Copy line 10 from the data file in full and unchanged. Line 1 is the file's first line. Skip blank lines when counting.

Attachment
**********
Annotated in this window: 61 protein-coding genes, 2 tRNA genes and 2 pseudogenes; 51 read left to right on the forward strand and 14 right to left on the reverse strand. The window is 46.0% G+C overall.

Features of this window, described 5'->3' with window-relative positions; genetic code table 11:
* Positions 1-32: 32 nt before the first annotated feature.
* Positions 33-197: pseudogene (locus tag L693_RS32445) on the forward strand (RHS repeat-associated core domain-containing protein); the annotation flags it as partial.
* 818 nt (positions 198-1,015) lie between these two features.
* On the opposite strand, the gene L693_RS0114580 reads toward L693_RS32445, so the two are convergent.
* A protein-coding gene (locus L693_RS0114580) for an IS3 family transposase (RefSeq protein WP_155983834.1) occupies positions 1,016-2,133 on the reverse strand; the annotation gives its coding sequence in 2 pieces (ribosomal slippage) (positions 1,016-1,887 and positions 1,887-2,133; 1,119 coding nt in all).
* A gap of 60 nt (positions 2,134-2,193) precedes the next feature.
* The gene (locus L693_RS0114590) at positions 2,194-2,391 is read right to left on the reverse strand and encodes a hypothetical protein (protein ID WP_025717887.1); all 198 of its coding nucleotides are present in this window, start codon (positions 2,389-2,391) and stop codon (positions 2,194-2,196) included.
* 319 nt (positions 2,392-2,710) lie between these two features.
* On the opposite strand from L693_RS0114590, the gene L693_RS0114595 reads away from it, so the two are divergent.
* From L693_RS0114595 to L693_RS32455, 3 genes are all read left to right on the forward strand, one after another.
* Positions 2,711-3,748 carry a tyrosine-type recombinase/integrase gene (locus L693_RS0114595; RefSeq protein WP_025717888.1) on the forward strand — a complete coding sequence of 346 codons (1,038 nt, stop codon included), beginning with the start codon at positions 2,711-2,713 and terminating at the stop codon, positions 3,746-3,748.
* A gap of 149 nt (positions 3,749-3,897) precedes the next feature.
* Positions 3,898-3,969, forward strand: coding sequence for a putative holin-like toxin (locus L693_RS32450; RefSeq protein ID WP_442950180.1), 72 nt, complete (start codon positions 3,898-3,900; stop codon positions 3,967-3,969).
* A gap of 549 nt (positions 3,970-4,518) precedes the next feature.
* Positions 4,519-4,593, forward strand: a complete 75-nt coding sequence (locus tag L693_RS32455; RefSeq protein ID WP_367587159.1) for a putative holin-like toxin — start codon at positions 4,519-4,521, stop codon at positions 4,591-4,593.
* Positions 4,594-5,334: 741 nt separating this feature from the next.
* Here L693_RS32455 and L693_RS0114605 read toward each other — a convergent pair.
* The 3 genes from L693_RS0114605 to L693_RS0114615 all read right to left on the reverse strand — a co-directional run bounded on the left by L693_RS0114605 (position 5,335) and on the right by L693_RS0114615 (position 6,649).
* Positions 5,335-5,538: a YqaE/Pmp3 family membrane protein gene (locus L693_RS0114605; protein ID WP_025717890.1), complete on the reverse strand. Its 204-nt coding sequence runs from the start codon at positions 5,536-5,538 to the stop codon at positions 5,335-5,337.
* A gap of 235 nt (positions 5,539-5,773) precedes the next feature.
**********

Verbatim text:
* 319 nt (positions 2,392-2,710) lie between these two features.